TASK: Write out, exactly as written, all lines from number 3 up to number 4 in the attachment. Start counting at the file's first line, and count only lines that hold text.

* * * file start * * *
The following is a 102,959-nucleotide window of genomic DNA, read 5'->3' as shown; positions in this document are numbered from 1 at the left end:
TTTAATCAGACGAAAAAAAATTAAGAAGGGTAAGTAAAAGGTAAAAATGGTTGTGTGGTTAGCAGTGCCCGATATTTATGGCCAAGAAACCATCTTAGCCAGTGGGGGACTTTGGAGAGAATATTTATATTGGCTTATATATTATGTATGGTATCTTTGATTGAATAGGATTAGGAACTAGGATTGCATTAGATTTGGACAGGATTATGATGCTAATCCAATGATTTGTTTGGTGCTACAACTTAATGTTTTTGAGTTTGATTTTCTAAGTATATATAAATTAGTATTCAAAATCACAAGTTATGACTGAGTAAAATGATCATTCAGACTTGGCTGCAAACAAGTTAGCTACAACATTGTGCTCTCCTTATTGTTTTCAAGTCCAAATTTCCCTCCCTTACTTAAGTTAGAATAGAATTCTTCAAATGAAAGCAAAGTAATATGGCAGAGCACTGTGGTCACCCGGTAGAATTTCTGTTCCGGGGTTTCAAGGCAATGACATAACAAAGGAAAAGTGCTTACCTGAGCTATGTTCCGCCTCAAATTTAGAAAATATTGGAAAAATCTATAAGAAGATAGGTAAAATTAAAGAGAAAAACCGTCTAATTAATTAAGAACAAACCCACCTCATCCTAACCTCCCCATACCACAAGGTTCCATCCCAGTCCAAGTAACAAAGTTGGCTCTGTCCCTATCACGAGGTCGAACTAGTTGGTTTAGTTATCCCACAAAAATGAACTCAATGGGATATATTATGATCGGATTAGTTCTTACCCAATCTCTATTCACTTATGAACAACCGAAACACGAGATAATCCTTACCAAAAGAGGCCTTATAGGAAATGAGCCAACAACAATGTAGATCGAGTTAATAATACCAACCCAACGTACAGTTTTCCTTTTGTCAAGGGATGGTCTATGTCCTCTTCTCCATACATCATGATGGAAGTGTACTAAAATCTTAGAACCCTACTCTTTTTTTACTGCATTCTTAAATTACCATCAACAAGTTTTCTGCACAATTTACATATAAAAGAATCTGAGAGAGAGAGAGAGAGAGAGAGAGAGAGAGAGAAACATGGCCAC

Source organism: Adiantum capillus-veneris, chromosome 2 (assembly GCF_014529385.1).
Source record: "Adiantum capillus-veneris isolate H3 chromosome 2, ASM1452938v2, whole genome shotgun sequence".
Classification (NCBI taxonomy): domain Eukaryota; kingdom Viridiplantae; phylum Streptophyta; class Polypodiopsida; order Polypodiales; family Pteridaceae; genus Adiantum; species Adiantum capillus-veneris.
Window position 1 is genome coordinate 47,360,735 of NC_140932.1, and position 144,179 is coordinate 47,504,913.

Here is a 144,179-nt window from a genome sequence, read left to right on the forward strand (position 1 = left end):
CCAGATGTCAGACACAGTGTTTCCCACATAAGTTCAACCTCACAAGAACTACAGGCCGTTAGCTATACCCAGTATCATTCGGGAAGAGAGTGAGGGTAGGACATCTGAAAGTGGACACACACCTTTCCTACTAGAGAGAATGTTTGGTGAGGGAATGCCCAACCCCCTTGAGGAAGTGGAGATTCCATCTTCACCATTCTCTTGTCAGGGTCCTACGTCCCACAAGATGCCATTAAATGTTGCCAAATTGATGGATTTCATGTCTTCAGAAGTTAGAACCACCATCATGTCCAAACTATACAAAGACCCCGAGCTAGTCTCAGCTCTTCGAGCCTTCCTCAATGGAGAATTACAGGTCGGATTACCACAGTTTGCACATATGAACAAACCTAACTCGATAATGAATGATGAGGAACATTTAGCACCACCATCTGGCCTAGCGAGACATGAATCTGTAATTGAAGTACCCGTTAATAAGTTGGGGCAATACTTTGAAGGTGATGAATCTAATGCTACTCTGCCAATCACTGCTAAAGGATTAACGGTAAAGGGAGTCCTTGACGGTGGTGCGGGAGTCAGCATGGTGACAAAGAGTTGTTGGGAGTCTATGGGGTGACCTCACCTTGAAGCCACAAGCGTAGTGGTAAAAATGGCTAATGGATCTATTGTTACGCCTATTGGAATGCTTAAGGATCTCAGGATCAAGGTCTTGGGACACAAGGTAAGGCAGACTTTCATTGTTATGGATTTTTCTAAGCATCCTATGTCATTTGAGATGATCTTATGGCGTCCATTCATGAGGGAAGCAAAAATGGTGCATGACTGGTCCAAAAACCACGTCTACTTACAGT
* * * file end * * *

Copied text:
Source organism: Adiantum capillus-veneris, chromosome 2 (assembly GCF_014529385.1).
Source record: "Adiantum capillus-veneris isolate H3 chromosome 2, ASM1452938v2, whole genome shotgun sequence".